Global Climate Change and its Potential Impact on the Banking Industry and Borrowers

As has become apparent, the very concept of global climate change has become one of the most divisive issues of our times.  Those on the denying side of the debate insist that changes in global temperatures are transitory and are most definitely not connected to the increased and cumulative emissions of greenhouse gases while those on the pro-climate change side of the equation sound regular alerts that climate change is about to have an irreversible and negative impact on our future survival as a species.  While all of this debate is interesting, a recent publication shows us that the debate itself is immaterial since all that really matters is how corporations, particularly those in the banking industry view the issue.

The Federal Reserve Bank of San Francisco recently published an extensive series of articles under its Community Development Innovation Review entitled "Strategies to Address Climate Change Risk in Low- and Moderate-income Communities".  One article in this publication by Michael D. Berman is of particular interest because it shows us how climate change (or the perception of climate change) could ultimately impact all of us, particularly those Americans who are living in flood-prone regions.

Let's open this posting by looking at data regarding both fluvial (river) and ocean/sea level flooding for the United States.  A 2018 paper "Estimates of present and future flood risk in the conterminous United States" published in Environmental Research Letters indicates that about 40.8 million Americans or 13.3 percent of the entire population of the study area are at risk of one in 100 year floods from flooding along rivers.  This is significantly higher than the estimates from FEMA which significantly understate the population impact of flooding as you can see on this graphic from the paper with SSP2 representing a medium population growth scenario and SSP5 representing a higher population growth scenario:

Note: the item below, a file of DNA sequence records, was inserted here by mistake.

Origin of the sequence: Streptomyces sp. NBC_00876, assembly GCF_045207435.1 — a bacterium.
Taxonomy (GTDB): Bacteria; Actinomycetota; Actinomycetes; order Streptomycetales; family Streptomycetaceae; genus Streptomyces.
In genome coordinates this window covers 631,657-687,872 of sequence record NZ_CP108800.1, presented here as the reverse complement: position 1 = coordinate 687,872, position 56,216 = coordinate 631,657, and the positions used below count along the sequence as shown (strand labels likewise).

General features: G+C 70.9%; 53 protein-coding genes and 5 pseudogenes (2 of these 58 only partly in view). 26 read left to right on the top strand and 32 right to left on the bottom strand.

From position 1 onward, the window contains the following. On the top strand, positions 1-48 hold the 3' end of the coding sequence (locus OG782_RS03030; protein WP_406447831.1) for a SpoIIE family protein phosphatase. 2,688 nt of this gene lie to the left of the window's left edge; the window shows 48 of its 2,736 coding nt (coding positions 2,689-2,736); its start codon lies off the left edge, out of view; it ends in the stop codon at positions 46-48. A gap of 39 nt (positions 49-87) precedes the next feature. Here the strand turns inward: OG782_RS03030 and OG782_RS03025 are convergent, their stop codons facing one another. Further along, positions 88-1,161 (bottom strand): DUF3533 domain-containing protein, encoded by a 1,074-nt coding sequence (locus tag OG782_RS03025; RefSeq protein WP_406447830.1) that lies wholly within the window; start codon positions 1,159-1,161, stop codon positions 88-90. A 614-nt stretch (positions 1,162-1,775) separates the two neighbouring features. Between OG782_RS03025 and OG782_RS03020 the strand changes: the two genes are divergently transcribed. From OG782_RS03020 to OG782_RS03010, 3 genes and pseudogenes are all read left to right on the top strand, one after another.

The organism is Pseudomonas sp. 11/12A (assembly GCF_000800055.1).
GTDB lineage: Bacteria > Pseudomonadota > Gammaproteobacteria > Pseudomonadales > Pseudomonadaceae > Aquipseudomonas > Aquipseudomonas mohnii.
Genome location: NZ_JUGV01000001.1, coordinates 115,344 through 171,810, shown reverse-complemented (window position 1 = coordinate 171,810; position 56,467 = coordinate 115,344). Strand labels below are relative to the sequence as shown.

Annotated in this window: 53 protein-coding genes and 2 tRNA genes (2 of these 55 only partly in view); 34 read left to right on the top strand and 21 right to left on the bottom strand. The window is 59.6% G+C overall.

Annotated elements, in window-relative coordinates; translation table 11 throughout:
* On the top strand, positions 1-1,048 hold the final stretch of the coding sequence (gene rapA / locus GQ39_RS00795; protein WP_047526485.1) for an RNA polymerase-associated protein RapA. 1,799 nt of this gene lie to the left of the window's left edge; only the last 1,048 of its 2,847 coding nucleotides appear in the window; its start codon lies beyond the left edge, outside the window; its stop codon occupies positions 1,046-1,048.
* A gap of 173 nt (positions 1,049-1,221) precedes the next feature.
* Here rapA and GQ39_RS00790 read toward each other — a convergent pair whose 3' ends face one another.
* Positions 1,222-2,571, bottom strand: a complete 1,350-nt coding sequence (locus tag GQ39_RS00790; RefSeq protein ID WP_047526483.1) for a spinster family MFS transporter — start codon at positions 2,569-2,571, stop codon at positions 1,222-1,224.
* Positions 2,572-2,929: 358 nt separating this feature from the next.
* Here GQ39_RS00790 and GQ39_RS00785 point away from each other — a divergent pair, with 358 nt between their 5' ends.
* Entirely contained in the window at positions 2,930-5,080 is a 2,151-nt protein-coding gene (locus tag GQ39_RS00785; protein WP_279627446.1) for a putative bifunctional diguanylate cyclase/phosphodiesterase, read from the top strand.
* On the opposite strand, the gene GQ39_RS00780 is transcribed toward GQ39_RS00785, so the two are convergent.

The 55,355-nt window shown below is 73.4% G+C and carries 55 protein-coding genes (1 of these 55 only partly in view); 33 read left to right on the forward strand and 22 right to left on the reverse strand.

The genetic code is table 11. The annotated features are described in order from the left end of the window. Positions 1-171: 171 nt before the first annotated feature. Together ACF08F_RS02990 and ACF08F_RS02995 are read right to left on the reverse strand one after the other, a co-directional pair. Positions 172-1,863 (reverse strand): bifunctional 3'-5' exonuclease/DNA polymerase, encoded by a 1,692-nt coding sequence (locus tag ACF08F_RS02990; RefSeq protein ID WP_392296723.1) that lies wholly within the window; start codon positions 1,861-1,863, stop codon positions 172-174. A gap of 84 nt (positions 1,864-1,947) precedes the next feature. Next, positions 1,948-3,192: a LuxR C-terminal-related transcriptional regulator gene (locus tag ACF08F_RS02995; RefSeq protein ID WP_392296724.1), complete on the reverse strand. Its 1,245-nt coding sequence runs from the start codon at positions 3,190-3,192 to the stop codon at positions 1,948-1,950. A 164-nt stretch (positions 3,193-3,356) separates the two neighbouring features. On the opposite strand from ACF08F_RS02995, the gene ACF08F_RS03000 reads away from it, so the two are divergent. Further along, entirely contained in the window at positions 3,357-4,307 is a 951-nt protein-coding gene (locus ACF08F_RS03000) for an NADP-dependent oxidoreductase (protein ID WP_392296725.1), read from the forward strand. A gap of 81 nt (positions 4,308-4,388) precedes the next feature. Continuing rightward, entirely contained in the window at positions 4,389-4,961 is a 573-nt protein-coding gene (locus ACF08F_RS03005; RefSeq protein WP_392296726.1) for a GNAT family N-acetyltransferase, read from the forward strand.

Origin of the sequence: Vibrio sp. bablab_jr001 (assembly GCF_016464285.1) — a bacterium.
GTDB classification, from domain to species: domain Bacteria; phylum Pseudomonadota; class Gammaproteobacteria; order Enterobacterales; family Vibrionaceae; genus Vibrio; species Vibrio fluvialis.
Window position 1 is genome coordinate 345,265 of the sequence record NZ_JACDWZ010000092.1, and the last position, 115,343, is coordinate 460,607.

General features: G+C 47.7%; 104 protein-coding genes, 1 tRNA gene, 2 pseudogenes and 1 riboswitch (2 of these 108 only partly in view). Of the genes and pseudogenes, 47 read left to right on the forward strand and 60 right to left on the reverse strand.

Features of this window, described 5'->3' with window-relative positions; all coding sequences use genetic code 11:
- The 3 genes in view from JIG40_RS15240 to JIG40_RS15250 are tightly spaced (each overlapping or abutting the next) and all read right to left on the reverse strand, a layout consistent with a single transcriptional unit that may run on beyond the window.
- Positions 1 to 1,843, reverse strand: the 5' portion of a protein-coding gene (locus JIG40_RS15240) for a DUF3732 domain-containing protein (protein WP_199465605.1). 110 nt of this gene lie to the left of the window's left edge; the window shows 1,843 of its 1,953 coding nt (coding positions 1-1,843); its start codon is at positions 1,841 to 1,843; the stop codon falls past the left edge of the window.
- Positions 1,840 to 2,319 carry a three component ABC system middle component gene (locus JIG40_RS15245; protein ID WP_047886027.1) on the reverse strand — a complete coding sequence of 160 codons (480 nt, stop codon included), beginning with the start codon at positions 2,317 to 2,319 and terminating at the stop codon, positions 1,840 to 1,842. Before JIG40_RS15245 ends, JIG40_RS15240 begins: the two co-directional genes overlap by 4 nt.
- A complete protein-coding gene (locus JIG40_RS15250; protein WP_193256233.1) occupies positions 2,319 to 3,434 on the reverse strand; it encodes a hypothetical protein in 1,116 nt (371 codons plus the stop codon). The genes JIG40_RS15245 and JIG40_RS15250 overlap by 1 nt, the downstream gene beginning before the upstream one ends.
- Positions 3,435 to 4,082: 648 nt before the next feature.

From the author's calculations, he author also calculates that this will have a $2.9 trillion impact on GDP and will impact $1.2 trillion worth of assets that are vulnerable to flood damage. 

In retrospect, let's look at fluvial flooding predictions for the main flooding season in 2019.  Here is a map from the National Oceanic and Atmospheric Administration (NOAA) showing the flooding outlook for the spring of 2019:

Now, let's look at ocean-related flooding.  According to NOAA, in 2018, the United States, the frequency of high tide flooding days reached five days, tying the record of 2015 as shown on this graphic:

Here is a map from Global Flood Map showing the regions of the United States that will be prone to flooding if sea level rises by 18 inches: